Need-to-Know Tips for Cybersecurity Beginners

Since the emergence of the internet, the world as we know it has only gotten more and more online. This has obviously resulted in a number of positive developments that make life more convenient, but each interaction of the world wide web carries with it the risk of encountering cyberattacks. This risk is more or less present, depending on what sites you frequent, but the risk is always there. These tips can help you protect yourself from online threats.



Cybersecurity starts with one important question. What is a cyberattack? The answer to this question is theoretically simple, but the issue is that these attacks come in a wide variety of shapes and sizes. Simply put, a cyberattack is any method hackers use to obtain the private data of users or businesses. However, there is a world of difference between a DDoS attack and a virus, for example. Understanding the basics of these categories is essential for preparing yourself for the threats they entail.



Malware is easily the most recognizable form of cyberattack. While the term malware is often conflated with “virus,” the latter is merely one of many forms a piece of malware can take.

In broad strokes, malware (malicious software) is any piece of software that is designed to harm the user in some way. One of the primary goals of malware is to obtain data, but some malware is designed to give hackers control of infected devices. An exhaustive list of different types of malware is just that, exhausting, but much of that information can be disregarded simply by installing antimalware software.

However, it’s also important to note that malware is largely avoidable. Staying away from unfamiliar sites can drastically reduce the odds of infection. Likewise, avoiding unsecured sites can reduce the risk factor without limiting your online activities quite as much. Encryption and decryption available on secure websites can protect users and the site itself by scrambling otherwise vulnerable data, and sites that lack these features are prone to being hacked for the purpose of installing malware.

While not all unsecured sites are genuine risks, the ultimate danger is that you can never be sure until it’s too late.



Distributed Denial of Service (DDoS) attacks are an interesting beast. On the one hand, they’re fairly uncommon, and they only really affect organizations, primarily businesses. However, they can also be incredibly devastating to those organizations when and if they occur.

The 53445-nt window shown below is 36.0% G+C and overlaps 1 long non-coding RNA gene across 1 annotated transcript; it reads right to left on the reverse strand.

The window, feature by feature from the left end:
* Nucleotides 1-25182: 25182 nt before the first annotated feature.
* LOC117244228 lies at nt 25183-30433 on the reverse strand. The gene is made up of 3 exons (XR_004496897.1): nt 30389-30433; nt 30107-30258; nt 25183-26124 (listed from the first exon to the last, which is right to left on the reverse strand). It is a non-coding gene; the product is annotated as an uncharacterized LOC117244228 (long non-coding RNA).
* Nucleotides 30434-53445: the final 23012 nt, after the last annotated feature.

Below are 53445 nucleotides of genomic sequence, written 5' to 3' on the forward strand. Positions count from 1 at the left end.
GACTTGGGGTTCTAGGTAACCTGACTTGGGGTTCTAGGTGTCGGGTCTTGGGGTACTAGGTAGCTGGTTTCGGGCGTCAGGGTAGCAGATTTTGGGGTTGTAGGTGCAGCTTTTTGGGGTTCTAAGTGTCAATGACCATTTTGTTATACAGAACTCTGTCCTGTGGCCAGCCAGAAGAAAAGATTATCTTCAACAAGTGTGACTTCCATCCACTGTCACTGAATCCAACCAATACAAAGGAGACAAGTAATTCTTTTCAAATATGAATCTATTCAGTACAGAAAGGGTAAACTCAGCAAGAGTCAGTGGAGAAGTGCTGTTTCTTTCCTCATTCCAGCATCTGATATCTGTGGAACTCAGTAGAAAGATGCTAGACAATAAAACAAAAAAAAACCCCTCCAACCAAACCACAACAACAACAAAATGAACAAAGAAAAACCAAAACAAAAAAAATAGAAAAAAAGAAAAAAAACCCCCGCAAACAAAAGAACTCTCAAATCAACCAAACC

They are both uncommon and effective for the same reason: DDoS attacks are the results of networks populated by “zombie” computers, those that have been infected with Trojan viruses and, therefore, taken over by hackers. These devices can then be leveraged to spam targeted networks with server requests with the intent to overload the network, ultimately causing it to shut down.

Point of fact, disruption is the primary goal of DDoS attacks rather than the procurement of illicit data. Businesses in particular stand to lose potential revenue during this kind of network shutdown, which has led some hackers to threaten an attack to extort businesses.



The primary method of preventing a DDoS attack is the use of specialized software, effectively fighting fire with fire. Likewise, there are numerous cybersecurity problems best solved with programs.

Securing your home or business network will entail a mixture of best practices and security software. For example, intrusion detection and prevention software are essential once an infiltration has already succeeded.

On the other hand, network traffic monitoring is an important preventative measure. By observing the behavior of the network’s users, you can identify suspicious behavior and track the activity associated with the IP address in question and even manually remove them from the network.


Staying safe online isn’t always simple, but the need to do so is a constant these days. These tips can help you build a cybersecurity system that can cover your bases, and then some.

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Written by Mikkie Mills


November 5, 2021

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